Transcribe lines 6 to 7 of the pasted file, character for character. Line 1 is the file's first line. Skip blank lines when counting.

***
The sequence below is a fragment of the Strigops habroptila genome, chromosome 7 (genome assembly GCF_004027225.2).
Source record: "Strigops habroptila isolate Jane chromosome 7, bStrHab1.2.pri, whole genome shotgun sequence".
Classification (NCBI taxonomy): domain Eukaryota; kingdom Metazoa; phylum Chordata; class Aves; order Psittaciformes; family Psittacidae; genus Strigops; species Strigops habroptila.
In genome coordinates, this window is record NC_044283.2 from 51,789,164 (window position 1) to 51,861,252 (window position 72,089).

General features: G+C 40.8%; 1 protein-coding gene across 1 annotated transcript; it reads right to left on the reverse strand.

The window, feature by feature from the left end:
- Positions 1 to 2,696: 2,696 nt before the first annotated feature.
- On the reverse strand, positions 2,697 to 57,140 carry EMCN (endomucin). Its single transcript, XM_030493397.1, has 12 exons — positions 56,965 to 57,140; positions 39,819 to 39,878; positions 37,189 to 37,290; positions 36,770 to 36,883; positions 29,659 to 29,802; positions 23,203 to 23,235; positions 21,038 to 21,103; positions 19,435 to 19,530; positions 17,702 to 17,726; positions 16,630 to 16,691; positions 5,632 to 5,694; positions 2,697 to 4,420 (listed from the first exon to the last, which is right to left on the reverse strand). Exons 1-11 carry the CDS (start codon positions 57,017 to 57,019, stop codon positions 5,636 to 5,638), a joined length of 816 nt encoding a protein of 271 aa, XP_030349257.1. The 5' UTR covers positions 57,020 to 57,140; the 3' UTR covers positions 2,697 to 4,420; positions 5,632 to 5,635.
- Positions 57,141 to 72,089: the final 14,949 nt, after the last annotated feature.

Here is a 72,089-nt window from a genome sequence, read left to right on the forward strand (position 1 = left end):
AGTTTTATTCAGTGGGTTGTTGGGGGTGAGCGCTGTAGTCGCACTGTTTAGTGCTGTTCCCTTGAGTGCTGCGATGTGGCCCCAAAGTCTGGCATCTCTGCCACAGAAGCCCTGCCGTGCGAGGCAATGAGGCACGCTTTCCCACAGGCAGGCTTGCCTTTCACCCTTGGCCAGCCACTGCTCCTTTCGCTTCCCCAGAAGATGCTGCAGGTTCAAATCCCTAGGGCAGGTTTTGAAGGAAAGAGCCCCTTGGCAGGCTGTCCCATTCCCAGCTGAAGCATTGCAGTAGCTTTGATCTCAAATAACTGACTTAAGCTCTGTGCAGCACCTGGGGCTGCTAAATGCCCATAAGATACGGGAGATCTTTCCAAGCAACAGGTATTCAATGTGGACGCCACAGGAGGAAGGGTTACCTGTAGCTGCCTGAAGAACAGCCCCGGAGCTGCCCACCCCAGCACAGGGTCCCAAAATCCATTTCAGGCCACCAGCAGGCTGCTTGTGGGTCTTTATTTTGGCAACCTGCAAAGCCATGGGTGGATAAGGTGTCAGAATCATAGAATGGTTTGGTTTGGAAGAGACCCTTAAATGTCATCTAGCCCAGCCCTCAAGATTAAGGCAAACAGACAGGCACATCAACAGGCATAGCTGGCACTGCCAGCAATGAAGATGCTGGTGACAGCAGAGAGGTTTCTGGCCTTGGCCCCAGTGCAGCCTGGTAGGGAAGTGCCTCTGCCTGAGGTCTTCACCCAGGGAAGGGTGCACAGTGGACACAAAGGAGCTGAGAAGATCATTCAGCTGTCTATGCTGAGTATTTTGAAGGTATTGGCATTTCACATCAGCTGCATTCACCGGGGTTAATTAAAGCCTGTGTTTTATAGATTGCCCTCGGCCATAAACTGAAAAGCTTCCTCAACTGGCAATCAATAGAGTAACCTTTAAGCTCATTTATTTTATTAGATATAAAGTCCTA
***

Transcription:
The window, feature by feature from the left end:
- Positions 1 to 2,696: 2,696 nt before the first annotated feature.